Parents and carers role vital in alcohol awareness says Swanswell
15 March 2012
Parents and carers have a vital role to play in alcohol education says Swanswell, as new research suggests children as young as 10 are more familiar with some drinks brands than they are with popular foods and snacks.
Swanswell, a national charity which wants to achieve a society free from problem alcohol and drug use, is responding to a report from Alcohol Concern who surveyed 401 primary school-aged children in Wales to find out how aware they were of alcohol marketing.
Research found that of those questioned, twice as many children recognised Carlsberg as an alcohol brand than those who recognised Mr Kipling cakes as food.
Meanwhile, three-quarters associated the image of fictional characters from the Fosters advert with alcohol, compared to 42% who recognised the Cadbury drumming gorilla as an advert for food (BBC News).
Debbie Bannigan, Swanswell’s Chief Executive, said: ‘It’s worrying that children as young as ten are more aware of some alcohol brands and adverts than they are for some popular foods like cake or chocolate.
‘Although the results highlight a need for more effective controls in alcohol advertising, it also shows a need for better alcohol education in schools and most importantly, at home.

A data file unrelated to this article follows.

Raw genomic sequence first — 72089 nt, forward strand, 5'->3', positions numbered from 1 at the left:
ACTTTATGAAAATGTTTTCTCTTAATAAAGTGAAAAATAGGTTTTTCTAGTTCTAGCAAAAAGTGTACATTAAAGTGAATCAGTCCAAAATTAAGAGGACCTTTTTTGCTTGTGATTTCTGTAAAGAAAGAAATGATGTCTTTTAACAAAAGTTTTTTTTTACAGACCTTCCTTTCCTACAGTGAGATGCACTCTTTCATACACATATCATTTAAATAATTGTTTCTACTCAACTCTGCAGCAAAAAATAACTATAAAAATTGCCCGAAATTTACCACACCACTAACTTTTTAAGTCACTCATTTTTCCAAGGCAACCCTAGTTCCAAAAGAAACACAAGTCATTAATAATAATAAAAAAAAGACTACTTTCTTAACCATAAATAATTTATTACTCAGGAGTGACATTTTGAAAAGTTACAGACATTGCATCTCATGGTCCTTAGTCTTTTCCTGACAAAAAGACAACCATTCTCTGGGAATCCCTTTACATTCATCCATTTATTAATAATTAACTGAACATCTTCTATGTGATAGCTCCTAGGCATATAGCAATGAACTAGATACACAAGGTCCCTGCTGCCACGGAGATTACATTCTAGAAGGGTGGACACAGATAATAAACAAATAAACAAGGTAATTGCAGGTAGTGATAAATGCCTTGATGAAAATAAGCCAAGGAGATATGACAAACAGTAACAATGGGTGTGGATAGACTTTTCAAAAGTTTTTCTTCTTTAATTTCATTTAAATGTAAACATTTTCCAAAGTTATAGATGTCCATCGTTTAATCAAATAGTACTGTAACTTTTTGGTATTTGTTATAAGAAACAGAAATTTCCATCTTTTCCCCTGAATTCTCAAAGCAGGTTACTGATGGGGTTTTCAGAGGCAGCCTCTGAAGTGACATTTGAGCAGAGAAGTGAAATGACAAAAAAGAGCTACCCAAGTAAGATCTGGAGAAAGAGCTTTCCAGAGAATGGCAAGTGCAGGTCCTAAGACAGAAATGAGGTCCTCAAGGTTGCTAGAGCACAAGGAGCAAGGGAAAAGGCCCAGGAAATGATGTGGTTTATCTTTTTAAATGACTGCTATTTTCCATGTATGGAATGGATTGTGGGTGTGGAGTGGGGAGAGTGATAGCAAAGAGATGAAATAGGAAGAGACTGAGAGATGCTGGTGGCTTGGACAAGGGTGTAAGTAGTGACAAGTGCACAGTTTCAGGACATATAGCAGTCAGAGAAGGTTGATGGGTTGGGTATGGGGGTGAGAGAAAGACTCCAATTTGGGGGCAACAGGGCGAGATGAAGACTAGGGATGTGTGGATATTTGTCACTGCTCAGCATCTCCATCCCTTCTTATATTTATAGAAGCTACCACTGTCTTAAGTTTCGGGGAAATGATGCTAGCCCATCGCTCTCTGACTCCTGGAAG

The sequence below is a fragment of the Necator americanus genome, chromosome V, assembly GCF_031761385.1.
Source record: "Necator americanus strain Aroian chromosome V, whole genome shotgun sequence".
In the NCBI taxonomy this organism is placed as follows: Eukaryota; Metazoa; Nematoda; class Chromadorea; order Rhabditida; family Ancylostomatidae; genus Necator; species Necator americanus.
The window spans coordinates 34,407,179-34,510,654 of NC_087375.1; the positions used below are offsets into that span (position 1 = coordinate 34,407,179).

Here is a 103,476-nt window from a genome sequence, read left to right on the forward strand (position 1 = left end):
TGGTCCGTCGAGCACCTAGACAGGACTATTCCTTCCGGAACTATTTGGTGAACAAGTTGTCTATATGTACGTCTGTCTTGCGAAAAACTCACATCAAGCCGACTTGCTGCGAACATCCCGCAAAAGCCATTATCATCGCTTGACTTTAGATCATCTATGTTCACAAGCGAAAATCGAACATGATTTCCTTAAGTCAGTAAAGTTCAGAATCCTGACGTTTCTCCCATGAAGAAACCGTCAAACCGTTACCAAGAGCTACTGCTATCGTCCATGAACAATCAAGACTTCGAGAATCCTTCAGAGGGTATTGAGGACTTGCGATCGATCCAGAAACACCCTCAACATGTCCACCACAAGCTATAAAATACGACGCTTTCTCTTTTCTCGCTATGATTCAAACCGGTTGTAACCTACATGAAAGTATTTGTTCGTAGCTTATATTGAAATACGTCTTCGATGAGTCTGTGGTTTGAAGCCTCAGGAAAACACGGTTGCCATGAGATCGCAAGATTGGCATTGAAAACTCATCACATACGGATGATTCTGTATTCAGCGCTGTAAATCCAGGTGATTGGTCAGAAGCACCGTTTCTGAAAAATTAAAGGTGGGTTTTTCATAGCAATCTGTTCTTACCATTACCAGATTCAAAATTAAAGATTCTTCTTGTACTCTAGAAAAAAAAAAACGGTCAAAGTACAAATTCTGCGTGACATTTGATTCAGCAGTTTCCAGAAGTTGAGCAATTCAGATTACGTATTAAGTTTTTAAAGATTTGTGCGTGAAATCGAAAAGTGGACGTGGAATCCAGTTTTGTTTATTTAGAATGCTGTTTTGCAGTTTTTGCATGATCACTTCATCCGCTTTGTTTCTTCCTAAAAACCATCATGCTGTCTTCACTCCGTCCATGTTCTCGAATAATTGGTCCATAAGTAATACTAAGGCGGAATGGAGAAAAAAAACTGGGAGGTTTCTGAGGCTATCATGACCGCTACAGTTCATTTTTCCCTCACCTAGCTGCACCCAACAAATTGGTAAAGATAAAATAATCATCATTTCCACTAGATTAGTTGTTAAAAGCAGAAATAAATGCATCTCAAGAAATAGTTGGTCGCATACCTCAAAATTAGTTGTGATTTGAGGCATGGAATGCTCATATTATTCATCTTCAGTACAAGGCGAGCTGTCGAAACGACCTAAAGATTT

‘Ultimately it’s up to us as parents or carers to manage the risks of our children’s exposure to these products.
‘Children are naturally curious, so it’s important we make conversations around alcohol as open and informed as possible .
‘That way, we can ensure they have an early understanding of the potential dangers of alcohol misuse later in life, arming them with enough knowledge to make informed decisions about their drinking when they’re older.’
The report also recognises that alcohol awareness can be influenced by seeing parents and friends drinking as well as marketing.
Debbie added: ‘Parents and friends have a very influential role. In fact, as part of a recent Swanswell survey of 115 adults in treatment with us, we asked when people first began having problems with alcohol.
‘Almost half said they were under 18 and many stated peer pressure or family use as some of the reasons why they started drinking.
‘So if alcohol is readily available in the home and children see you having a drink every evening, they’ll naturally assume it’s the norm and won’t understand the risks.
‘Just think about how your own drinking might be perceived and look at where your alcohol is stored at home to make sure that it’s not easily accessible.’